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Vol. 270 - Deflation vs Inflation
Over the past few weeks deflation has taken hold. This is to be expected considering there has been a run on the banks in Greece. And there are fears this trend will spread in other European countries.
Did you know that Greek savers withdrew at least 700 million euros on Monday alone?
For the short-term, expect deflationary forces to prevail. After all, contrary to what the Fed tells us, inflation has been on a rampant surge-up for the last two years.
With a run on the banks in Greece underway, expect politicians and central banks to take drastic measures to promote growth and stability back into their respective economies. At this stage in the game, the only path to 'growth' for countries like Greece, Spain, Italy and soon France, will be to print.
Timing when inflation will start fighting back will be a calculated guess. It could reverse tomorrow or in 6 months. But in the end, it will return and in the big picture, this deflationary moment in time will look like nothing more than a blip on the radar.
Let's take a breather and get some perspective. We have all experienced the downfall in the market of late, and its brashness has been unrelenting for commodity-based equities. These stocks have been destroyed in short-order.
Now before getting too down on yourself for owning these equities, do yourself a favor. Imagine you had gone to cash 3 months ago. How would you feel right now? Would your depressed demeanour be overcome with excitement at the current valuations of blue chip gold companies and juniors alike? If you answered NO to that question, then get out of this market like all the other bears and wait for the sky to fall. If your answer was YES, then lift up that chin - you're not alone in your thinking.
Timing when inflation will take over is how many of us made small-fortunes in 2009 by investing into the greatest market rally in 70 years.
Deflationary forces have taken hold of the market...for now.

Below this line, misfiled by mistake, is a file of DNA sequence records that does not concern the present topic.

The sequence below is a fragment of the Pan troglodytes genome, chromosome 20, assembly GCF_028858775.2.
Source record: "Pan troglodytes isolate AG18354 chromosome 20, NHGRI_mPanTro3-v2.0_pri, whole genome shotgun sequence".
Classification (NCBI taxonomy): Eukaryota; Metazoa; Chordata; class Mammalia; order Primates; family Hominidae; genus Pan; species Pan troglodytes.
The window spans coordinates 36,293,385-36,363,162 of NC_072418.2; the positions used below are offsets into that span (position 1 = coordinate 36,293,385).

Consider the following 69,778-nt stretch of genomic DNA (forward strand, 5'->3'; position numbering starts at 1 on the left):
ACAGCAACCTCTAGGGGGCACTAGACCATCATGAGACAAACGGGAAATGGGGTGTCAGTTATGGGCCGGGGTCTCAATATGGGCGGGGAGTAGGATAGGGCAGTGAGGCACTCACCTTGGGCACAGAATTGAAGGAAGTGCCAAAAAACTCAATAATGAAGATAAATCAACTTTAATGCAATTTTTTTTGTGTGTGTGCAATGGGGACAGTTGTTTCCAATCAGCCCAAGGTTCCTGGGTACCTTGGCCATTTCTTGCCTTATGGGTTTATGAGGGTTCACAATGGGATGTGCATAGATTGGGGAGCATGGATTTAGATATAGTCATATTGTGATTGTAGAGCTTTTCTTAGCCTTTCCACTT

The US Dollar recently completed its longest winning streak in nearly 100 years (11 continuous days of increasing in value against major currencies).
There is currently a run on the banks in Greece. Greeks withdrew 700 million euros on Monday alone.
Gold is falling from the sky and has declined as much as 20% in less than 3 months.
As an investor, and one particularly vested in the TSX and TSX Venture exchanges, today's environment is one of the worst we've seen in decades. But in every crisis lies the seed of opportunity.
There are two scenarios we believe are being reviewed by the Fed right now.
1.) The Federal Reserve is planing to step up in June, if the euro zone begins to disband (because there will be a flight to the US dollar - increasing its value), and announce QE3.
2.) If deflation takes hold for too long, the debt accumulated and owed (by the US) in unfunded liabilities becomes impossible to pay. This is not some great mystery. Two to three consecutive months of deflation will trigger QE3. The time-frame for when QE3 would be launched, in this scenario, is likely late summer; the sooner the better for Bernanke given the pending election. Romney has stated that he would fire Bernanke as Fed Chairman if he is to win the presidential election.
Quick queston: Do you think the US wants to pay back its creditors in appreciating US Dollars?